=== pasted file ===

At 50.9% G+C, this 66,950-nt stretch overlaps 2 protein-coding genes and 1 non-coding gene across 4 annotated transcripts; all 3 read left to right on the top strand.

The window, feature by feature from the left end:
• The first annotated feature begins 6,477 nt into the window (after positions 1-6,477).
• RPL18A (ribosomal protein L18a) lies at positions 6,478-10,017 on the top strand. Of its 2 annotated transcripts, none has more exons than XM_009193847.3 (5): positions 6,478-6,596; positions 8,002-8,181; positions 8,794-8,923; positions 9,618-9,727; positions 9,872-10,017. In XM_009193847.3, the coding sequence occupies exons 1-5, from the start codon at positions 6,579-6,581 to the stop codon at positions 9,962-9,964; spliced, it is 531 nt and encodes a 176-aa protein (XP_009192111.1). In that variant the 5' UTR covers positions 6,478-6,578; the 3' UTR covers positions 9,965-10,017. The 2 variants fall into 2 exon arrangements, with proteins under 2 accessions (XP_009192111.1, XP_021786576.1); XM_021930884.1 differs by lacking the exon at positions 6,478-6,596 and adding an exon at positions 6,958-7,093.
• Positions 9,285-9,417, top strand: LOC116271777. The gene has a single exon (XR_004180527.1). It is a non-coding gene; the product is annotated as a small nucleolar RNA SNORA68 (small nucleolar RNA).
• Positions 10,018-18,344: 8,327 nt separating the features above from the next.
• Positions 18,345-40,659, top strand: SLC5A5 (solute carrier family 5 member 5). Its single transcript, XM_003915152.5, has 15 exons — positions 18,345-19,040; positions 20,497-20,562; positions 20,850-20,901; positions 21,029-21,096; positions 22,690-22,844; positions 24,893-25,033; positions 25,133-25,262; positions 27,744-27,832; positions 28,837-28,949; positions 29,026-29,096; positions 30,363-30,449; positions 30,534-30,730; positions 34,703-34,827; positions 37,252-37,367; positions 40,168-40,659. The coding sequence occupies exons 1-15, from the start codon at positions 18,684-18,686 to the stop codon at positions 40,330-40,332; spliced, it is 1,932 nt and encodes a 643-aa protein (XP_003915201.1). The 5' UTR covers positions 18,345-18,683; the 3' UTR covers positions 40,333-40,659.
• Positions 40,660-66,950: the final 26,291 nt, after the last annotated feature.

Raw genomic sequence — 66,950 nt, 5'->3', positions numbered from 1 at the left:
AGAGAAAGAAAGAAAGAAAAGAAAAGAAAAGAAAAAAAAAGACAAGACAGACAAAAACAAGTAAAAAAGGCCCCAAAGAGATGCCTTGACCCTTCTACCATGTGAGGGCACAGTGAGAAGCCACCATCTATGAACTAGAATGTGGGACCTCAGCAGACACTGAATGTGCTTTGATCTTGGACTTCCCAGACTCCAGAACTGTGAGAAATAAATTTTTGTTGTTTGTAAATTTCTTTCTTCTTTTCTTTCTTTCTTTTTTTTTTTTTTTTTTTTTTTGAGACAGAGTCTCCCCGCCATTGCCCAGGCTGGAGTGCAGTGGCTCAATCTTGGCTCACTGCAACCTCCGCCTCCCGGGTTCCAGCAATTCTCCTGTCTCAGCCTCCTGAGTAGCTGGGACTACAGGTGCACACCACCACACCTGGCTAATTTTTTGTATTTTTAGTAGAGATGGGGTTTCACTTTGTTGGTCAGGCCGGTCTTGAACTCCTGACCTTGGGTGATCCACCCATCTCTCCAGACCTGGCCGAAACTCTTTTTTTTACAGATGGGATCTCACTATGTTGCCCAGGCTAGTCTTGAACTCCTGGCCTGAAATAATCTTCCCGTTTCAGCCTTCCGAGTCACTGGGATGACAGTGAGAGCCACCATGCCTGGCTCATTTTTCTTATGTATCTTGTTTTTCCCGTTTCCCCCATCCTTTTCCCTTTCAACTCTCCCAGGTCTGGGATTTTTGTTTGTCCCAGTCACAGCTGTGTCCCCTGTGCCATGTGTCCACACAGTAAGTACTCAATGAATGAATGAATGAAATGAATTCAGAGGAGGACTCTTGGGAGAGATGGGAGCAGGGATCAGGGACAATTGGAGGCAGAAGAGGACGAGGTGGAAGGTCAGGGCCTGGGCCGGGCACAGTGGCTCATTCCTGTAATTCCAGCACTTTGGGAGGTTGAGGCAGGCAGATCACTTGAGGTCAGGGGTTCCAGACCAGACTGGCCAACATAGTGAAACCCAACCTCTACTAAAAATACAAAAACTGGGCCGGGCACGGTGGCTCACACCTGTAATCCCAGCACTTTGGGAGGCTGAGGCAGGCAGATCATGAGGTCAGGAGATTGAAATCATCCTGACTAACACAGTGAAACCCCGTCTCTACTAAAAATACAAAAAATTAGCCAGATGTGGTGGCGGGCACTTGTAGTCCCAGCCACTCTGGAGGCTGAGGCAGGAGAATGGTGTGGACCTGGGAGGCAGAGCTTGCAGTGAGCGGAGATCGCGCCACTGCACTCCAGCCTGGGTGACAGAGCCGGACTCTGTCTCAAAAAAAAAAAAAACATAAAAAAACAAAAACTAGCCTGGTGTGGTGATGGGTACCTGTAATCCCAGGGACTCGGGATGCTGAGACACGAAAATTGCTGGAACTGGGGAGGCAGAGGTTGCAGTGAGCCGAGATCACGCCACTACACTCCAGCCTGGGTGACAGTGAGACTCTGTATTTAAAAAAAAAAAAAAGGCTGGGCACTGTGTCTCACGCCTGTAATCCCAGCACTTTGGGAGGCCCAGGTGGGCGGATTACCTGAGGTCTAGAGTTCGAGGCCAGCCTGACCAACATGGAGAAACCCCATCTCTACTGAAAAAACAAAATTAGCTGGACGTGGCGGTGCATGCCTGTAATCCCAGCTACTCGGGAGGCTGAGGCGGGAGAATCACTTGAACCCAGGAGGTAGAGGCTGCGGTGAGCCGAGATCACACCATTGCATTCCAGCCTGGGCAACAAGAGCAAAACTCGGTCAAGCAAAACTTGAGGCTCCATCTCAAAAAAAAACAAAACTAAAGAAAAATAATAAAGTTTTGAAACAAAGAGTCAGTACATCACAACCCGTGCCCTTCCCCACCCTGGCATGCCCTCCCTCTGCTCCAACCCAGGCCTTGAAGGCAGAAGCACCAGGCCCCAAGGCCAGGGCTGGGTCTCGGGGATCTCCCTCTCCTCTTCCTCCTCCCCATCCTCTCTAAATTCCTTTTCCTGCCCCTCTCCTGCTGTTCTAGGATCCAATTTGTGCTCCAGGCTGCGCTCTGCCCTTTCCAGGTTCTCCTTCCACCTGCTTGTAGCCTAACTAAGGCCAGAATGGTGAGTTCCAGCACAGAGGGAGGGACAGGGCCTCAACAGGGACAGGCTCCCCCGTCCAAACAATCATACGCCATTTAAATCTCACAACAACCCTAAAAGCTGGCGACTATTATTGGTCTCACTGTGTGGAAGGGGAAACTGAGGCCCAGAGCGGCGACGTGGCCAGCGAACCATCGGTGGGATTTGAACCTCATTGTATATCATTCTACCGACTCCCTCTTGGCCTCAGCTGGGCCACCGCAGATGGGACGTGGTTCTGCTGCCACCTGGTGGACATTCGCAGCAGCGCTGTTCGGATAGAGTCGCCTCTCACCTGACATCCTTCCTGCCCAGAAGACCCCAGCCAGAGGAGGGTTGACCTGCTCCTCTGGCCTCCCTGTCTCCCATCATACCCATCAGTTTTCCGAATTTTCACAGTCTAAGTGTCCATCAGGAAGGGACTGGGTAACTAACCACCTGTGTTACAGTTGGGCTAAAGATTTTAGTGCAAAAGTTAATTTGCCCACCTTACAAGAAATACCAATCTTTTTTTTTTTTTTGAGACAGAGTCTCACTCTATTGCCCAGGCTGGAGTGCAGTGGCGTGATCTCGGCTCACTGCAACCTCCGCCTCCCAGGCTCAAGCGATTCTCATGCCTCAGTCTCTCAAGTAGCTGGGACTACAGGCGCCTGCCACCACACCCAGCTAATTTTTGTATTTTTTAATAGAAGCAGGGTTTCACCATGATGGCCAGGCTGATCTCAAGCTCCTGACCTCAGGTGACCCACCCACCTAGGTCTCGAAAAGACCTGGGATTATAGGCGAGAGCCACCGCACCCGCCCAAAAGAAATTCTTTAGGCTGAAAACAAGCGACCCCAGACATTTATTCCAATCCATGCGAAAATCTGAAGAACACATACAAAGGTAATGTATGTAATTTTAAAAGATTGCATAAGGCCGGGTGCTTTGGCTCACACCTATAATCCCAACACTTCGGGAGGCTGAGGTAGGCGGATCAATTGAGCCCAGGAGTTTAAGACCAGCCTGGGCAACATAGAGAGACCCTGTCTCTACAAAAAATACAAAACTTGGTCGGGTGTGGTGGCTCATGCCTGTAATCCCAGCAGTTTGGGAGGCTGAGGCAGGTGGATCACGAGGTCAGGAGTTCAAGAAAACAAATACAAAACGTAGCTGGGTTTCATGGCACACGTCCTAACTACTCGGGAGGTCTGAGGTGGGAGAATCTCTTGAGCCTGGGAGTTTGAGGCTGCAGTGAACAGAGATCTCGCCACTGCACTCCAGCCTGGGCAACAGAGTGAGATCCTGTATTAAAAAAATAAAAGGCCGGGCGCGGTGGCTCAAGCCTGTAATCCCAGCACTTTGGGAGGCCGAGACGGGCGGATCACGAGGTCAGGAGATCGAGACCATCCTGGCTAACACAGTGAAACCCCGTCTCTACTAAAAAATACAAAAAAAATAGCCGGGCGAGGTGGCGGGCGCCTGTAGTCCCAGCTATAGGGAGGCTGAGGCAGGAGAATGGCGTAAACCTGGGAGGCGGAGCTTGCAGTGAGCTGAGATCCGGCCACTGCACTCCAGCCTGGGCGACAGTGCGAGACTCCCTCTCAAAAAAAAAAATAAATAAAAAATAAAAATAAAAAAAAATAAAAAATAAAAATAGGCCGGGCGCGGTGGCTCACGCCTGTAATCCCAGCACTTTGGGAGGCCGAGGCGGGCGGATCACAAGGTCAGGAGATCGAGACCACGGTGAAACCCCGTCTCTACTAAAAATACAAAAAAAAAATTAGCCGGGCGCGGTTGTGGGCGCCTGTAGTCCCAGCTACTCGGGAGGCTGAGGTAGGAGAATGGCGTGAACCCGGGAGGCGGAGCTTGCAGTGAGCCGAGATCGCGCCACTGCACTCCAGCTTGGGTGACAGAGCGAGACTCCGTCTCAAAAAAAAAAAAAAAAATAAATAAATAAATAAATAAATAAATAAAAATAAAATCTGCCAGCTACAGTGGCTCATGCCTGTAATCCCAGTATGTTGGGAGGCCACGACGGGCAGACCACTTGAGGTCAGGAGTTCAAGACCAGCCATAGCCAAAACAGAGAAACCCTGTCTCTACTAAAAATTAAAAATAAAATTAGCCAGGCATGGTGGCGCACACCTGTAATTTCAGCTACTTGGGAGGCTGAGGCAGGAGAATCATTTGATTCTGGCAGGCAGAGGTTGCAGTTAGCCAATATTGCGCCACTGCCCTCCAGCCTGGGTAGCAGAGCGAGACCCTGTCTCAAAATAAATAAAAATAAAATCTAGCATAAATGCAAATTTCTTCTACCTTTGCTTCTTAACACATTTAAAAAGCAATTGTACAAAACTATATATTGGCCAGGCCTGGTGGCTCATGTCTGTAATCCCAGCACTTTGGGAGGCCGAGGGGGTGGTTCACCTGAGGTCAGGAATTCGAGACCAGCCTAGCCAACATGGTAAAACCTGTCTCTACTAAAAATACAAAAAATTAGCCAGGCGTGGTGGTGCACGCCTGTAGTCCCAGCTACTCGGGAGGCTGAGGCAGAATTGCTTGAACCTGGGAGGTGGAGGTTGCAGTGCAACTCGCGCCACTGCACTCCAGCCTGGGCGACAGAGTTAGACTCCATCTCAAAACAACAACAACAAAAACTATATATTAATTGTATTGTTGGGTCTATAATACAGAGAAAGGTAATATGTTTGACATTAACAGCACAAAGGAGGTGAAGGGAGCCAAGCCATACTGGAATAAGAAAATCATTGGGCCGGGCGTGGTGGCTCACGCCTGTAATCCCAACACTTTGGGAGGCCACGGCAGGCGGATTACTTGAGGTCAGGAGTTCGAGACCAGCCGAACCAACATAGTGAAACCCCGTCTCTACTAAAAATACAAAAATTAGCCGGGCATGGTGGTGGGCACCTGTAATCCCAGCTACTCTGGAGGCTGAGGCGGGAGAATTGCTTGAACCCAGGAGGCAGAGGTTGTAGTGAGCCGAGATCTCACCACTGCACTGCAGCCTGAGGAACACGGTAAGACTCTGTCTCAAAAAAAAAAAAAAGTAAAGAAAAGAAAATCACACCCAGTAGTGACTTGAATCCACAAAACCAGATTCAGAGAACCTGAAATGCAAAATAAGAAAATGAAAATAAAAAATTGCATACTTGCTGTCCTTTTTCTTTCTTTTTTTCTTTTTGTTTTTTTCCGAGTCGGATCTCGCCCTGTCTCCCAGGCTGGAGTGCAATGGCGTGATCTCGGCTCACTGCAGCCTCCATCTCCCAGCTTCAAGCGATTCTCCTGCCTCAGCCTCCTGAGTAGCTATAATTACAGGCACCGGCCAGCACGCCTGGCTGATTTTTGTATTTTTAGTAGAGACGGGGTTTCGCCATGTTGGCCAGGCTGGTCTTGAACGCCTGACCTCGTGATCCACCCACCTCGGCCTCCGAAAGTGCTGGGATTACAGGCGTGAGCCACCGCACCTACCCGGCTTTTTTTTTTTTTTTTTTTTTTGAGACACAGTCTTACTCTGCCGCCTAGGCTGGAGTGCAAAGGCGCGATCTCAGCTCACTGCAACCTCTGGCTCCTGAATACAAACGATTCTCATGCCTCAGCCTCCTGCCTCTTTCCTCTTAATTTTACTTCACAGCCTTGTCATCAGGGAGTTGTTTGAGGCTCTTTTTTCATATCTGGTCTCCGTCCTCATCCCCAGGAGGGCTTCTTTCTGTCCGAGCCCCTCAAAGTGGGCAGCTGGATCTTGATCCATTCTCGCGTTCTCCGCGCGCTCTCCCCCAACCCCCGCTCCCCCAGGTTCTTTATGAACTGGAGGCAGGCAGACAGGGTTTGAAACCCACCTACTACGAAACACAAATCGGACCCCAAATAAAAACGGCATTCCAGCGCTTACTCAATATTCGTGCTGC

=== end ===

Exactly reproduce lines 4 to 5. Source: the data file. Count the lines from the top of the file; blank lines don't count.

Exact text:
• RPL18A (ribosomal protein L18a) lies at positions 6,478-10,017 on the top strand. Of its 2 annotated transcripts, none has more exons than XM_009193847.3 (5): positions 6,478-6,596; positions 8,002-8,181; positions 8,794-8,923; positions 9,618-9,727; positions 9,872-10,017. In XM_009193847.3, the coding sequence occupies exons 1-5, from the start codon at positions 6,579-6,581 to the stop codon at positions 9,962-9,964; spliced, it is 531 nt and encodes a 176-aa protein (XP_009192111.1). In that variant the 5' UTR covers positions 6,478-6,578; the 3' UTR covers positions 9,965-10,017. The 2 variants fall into 2 exon arrangements, with proteins under 2 accessions (XP_009192111.1, XP_021786576.1); XM_021930884.1 differs by lacking the exon at positions 6,478-6,596 and adding an exon at positions 6,958-7,093.
• Positions 9,285-9,417, top strand: LOC116271777. The gene has a single exon (XR_004180527.1). It is a non-coding gene; the product is annotated as a small nucleolar RNA SNORA68 (small nucleolar RNA).